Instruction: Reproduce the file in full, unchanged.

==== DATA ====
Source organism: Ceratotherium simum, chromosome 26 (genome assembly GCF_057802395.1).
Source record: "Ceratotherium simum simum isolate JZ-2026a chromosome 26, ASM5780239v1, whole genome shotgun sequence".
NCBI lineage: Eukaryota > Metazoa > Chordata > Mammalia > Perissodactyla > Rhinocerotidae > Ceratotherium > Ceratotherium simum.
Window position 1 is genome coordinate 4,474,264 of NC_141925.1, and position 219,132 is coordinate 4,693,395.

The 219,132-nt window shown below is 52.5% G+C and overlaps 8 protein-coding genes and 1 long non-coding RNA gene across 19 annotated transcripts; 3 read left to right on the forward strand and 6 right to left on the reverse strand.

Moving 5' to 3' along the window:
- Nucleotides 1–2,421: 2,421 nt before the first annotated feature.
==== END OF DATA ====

Source organism: Ceratotherium simum, chromosome 26 (genome assembly GCF_057802395.1).
Source record: "Ceratotherium simum simum isolate JZ-2026a chromosome 26, ASM5780239v1, whole genome shotgun sequence".
NCBI lineage: Eukaryota > Metazoa > Chordata > Mammalia > Perissodactyla > Rhinocerotidae > Ceratotherium > Ceratotherium simum.
Window position 1 is genome coordinate 4,474,264 of NC_141925.1, and position 219,132 is coordinate 4,693,395.

The 219,132-nt window shown below is 52.5% G+C and overlaps 8 protein-coding genes and 1 long non-coding RNA gene across 19 annotated transcripts; 3 read left to right on the forward strand and 6 right to left on the reverse strand.

Moving 5' to 3' along the window:
- Nucleotides 1–2,421: 2,421 nt before the first annotated feature.